It attributes to God elements of character and of
administration which would cover any earthly ruler or parent with infamy.
The difficulty is not alleviated by saying that God is greater than man, that he is infinitely powerful, that therefore that which is right in man would not necessarily be right in God, and that that which is right in God may be wrong in man. Such a line of reasoning as this confounds the radical elements of right and wrong, and destroys the moral sense of the rules of judgment; for that which is right in God must be right in man, relative to his condition, and in due proportion and measure. The essential quality of right must be the same as regards the ruler and the ruled, at one end of the law or the other; for if I am wicked in such a way as to subject me to eternal penalty, with what kind of reasoning or conscience can I turn around and confess my guiltiness and my desert of everlasting punishment, and then worship the same act which I condemn in myself, springing from the same attribute in God? It stultifies human nature to do it. That which is wicked in man would be wicked in God; and it would be as much worse in God than in man as it is more pernicious in an infinite being at the head of government than it can be in an insignificant being at the bottom of government. There must be the same truth, the same justice, the same rectitude, the same benevolence, the same morality, in the one case as in the other. There must be one platform both for him that rules upon the circle of the heavens and for them that are ruled in the lower parts of the earth.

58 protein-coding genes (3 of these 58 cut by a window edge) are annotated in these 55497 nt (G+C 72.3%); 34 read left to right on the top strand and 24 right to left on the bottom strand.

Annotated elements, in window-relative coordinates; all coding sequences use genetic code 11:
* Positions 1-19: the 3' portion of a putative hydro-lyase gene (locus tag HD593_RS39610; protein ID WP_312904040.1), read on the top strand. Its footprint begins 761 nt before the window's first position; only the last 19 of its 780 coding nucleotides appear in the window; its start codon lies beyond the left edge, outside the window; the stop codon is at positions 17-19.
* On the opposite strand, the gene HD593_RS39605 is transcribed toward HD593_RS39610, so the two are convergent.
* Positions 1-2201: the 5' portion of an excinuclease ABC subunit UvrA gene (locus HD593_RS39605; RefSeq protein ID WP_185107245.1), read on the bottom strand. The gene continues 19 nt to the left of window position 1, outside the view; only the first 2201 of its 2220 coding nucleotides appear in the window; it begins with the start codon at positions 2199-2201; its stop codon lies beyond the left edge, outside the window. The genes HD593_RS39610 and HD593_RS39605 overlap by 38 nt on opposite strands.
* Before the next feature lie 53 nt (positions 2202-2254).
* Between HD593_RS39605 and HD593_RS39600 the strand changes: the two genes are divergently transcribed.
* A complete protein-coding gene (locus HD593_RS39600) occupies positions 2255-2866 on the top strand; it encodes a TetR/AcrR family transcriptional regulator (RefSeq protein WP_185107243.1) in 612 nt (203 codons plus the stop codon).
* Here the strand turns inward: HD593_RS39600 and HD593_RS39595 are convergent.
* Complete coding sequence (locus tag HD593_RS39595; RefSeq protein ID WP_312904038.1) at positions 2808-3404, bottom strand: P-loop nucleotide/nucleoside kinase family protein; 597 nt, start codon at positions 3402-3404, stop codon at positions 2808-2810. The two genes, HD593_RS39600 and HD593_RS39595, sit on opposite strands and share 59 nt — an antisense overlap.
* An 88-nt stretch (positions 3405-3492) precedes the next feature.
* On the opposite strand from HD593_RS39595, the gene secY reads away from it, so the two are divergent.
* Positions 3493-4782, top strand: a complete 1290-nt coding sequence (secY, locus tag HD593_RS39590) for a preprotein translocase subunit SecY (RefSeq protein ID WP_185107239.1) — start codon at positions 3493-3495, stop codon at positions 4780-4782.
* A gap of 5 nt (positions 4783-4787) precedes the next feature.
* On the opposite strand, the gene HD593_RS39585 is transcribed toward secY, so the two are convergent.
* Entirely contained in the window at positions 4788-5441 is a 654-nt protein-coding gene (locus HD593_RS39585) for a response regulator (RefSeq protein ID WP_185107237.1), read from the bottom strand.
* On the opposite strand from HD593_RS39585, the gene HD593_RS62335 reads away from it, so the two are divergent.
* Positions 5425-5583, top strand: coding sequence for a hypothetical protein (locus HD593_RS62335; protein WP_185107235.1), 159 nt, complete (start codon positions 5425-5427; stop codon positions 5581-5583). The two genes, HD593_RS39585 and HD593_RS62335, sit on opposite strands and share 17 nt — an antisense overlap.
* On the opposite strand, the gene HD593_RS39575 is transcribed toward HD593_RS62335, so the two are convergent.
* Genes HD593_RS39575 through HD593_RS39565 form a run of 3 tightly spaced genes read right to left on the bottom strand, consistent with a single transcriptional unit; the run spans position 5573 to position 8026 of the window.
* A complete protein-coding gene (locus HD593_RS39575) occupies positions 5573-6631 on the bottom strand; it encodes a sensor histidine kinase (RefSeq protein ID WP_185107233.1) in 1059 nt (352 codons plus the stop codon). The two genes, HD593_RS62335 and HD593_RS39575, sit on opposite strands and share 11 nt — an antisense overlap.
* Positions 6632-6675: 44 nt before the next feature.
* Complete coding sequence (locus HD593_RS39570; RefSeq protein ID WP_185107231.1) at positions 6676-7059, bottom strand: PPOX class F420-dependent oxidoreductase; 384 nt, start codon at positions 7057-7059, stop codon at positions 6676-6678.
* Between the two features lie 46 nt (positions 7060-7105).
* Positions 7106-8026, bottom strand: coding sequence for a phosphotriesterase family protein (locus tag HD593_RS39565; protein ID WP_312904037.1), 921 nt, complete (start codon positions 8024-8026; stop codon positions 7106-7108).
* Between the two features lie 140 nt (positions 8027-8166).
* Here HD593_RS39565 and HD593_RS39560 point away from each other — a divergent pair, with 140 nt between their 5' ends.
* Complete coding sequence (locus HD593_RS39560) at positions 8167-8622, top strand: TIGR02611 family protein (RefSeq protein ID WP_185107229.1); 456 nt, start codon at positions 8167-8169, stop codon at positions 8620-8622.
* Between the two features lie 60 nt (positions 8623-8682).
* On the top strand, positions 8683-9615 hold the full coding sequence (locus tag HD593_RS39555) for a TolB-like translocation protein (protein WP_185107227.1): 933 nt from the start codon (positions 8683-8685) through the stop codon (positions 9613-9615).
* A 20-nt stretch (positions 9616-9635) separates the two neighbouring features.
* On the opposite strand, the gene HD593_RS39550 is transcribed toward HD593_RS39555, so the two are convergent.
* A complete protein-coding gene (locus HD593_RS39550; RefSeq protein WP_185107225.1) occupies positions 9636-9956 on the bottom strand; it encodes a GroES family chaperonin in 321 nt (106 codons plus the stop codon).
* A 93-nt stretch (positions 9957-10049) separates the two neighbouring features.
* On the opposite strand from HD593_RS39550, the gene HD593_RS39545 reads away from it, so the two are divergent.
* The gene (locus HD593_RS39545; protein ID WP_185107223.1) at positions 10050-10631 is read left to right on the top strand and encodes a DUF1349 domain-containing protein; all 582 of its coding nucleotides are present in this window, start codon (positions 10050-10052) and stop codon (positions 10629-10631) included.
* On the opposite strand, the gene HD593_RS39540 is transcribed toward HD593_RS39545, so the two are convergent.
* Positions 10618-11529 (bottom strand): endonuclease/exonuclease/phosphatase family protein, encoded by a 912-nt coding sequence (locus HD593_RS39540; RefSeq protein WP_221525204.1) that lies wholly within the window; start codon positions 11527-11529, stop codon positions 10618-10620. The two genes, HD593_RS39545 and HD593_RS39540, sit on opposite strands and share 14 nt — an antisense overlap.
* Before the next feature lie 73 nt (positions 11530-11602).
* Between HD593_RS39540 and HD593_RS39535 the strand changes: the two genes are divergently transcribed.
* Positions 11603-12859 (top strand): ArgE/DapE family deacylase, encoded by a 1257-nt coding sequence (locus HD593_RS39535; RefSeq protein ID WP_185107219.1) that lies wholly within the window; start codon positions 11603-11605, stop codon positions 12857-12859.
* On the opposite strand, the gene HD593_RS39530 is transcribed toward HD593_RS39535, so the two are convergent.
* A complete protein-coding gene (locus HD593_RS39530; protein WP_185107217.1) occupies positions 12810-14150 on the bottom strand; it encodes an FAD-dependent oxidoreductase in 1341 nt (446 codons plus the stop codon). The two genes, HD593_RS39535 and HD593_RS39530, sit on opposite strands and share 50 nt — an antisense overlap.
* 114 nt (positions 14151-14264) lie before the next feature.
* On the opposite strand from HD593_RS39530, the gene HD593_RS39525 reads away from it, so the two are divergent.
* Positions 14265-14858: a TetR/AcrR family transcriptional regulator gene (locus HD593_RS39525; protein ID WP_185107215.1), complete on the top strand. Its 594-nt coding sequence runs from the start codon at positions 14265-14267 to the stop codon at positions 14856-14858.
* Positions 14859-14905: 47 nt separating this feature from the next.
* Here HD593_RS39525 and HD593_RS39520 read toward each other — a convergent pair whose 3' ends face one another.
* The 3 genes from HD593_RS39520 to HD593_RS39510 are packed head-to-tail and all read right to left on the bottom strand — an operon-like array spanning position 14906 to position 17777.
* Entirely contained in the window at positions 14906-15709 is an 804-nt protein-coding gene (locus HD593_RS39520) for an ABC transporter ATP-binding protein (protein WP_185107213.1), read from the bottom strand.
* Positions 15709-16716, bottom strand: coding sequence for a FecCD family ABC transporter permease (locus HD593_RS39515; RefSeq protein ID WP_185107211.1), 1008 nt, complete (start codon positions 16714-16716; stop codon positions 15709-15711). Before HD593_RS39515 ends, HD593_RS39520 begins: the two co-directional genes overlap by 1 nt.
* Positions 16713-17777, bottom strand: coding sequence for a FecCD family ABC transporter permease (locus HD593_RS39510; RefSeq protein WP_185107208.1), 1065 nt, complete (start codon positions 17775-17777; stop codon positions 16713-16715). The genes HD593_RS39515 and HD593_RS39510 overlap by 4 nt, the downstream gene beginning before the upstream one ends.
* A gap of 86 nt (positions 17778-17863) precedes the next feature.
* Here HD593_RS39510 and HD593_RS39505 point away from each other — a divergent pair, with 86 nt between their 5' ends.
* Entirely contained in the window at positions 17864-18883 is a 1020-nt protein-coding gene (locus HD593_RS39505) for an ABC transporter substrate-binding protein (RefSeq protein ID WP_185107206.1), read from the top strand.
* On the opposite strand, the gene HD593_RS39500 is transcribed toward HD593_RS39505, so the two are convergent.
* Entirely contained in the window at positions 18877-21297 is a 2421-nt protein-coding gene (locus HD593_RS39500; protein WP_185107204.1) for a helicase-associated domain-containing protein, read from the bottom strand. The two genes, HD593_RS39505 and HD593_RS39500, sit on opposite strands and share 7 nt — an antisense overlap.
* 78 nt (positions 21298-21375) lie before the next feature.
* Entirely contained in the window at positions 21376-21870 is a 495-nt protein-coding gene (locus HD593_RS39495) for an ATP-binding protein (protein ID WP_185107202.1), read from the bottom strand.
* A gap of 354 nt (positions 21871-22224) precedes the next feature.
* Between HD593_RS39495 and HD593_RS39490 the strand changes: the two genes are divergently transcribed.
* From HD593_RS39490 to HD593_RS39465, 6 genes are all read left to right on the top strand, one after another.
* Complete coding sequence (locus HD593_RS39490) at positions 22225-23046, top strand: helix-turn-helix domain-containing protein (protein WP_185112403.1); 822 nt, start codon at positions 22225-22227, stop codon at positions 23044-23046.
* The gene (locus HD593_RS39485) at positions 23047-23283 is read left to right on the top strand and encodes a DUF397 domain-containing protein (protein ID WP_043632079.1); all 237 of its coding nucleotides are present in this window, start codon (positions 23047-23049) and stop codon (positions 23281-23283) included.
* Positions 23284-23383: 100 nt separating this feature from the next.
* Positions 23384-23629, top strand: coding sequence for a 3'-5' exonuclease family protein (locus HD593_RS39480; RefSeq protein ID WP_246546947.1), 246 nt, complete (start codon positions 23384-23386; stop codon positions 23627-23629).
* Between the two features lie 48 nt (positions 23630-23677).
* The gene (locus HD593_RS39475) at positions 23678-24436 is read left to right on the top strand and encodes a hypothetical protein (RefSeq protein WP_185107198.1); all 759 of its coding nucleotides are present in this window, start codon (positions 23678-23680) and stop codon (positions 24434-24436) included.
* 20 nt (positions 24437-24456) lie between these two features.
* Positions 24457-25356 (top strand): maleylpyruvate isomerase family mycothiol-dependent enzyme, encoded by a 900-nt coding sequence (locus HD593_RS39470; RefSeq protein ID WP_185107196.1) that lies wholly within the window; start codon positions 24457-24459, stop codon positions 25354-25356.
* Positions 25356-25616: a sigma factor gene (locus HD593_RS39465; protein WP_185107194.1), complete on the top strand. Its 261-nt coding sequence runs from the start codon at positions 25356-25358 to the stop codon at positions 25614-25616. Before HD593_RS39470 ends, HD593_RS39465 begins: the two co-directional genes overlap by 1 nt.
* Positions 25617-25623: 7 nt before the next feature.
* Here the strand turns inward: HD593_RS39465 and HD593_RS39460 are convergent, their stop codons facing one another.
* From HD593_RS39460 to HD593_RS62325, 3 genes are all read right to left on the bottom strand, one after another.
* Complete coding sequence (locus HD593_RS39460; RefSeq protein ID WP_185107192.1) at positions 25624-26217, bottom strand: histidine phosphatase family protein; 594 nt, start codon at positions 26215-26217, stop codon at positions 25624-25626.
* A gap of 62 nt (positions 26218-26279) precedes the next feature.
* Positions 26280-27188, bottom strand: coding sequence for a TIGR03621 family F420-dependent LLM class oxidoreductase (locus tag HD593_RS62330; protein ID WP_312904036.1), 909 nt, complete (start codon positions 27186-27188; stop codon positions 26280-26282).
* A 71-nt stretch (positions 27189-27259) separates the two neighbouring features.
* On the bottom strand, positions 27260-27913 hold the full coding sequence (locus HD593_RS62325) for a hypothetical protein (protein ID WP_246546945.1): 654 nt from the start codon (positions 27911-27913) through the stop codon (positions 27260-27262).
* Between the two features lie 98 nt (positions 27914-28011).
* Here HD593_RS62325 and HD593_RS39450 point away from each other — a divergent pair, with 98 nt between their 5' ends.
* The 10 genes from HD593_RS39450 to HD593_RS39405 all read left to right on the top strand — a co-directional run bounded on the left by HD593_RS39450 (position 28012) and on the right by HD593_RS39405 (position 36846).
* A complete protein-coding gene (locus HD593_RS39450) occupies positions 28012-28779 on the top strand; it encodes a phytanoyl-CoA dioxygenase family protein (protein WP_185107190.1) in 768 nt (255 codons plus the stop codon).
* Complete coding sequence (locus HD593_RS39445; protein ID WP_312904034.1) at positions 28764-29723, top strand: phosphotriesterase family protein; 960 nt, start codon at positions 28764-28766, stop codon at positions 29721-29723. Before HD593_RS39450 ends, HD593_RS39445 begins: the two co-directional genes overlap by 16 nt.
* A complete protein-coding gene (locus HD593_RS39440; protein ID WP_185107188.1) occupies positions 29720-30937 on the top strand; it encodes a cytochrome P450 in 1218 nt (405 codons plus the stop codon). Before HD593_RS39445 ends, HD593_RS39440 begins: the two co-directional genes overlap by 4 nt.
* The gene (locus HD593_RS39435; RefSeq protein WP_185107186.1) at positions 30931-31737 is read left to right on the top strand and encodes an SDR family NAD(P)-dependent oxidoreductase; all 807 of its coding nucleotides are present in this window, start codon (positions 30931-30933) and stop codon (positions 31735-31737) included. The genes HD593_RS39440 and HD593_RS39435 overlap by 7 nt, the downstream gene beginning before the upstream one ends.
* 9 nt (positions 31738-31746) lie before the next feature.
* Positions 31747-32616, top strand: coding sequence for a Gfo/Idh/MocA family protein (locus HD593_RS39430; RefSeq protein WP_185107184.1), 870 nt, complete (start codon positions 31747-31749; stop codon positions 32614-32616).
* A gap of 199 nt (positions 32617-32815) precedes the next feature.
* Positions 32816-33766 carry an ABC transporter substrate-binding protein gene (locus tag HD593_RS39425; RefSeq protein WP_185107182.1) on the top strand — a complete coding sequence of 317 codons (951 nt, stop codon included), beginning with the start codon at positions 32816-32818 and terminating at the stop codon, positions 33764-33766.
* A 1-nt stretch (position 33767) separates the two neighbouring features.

In the New Testament there appears a new germ, which, although it is not developed, is, both by John and by the Apostle Paul, opened in such a degree as to make its development quite possible, indeed almost inevitable, with us. It is derived, not from the past, but from the future. I have just read in your hearing Paul's latent theory:
"The creature was made subject to vanity."
By vanity is understood the transient, the evanescent, the secular.
"The creature was made subject to vanity, not willingly, but by reason of him who hath subjected the same in hope."